Advertisement

Tumor Biology

, Volume 34, Issue 4, pp 2031–2039 | Cite as

Regulatory T cells in chronic lymphocytic leukemia: implication for immunotherapeutic interventions

  • Farhad Jadidi-Niaragh
  • Ghasem Ghalamfarsa
  • Mehdi Yousefi
  • Mina Hajifaraj Tabrizi
  • Fazel Shokri
Review

Abstract

Identification of regulatory T cells (Tregs) has led to breaking the dichotomy of the Th1/Th2 axis in the immunopathology of several diseases such as autoimmune diseases and cancer. Despite the presence of extensive information about immunobiology of Tregs in pathogenesis of autoimmune diseases, little is known about the frequency and function of these cells in hematologic malignancies, particularly chronic lymphocytic leukemia (CLL). Recent data have demonstrated increased frequency and intact functional capacity of CD4+ Tregs in CLL patients. However, the precise role of these cells in the immunopathology of CLL is not well known. While targeting Tregs in cancer diseases seems to be an interesting immunotherapeutic approach, such therapeutic interventions in CLL might be deleterious due to suppression of the tumor-specific adaptive and innate immune responses. Thus, the precise biological and regulatory functions of all Tregs subsets should be carefully investigated before planning any immunotherapeutic interventions based on targeting of Tregs. In this communication, we review the recent data published on immunobiology of Tregs in CLL and discuss about the possibility of targeting Tregs in CLL.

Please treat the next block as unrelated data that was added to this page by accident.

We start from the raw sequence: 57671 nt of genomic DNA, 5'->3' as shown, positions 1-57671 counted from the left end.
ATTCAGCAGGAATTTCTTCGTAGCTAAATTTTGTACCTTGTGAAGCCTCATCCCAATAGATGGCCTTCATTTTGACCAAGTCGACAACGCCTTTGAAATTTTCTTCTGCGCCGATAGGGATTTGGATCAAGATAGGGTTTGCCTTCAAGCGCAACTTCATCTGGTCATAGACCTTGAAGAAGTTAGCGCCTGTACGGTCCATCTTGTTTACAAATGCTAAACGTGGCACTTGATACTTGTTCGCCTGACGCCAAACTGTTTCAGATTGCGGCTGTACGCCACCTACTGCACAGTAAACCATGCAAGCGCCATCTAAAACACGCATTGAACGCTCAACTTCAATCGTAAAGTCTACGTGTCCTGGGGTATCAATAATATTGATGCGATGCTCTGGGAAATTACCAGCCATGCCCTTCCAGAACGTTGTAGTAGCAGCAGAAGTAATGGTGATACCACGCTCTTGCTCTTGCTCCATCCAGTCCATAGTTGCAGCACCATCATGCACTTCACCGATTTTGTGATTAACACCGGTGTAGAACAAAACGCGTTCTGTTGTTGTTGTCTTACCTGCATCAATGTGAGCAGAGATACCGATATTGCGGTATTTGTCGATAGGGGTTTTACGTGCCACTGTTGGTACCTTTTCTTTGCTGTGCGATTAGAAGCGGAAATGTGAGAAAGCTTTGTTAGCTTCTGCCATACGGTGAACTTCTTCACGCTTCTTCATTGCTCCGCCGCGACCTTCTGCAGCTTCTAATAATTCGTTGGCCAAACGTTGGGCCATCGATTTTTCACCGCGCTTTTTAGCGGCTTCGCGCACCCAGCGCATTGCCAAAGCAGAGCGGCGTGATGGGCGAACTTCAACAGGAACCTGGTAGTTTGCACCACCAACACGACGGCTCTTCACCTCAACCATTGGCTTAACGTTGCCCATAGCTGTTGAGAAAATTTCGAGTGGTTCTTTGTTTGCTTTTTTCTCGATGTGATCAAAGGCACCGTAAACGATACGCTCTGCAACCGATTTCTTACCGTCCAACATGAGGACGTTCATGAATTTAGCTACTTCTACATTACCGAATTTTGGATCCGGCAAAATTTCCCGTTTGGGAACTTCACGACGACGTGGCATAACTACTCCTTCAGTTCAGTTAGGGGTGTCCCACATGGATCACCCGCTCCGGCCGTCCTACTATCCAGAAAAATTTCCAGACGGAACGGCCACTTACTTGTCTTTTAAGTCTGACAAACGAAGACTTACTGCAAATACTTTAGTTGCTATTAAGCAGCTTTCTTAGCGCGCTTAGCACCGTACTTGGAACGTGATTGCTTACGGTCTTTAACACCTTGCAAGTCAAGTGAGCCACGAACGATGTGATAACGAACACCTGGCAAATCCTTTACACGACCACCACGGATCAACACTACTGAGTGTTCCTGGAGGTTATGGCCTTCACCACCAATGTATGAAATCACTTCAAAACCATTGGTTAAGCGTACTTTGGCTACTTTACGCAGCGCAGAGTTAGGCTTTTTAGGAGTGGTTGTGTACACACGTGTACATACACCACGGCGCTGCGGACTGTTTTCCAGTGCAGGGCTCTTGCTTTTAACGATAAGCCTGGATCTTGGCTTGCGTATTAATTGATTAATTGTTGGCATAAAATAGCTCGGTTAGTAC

Keywords

Chronic lymphocytic leukemia Regulatory T cells Leukemic B cells Disease progression Hematopoietic malignancies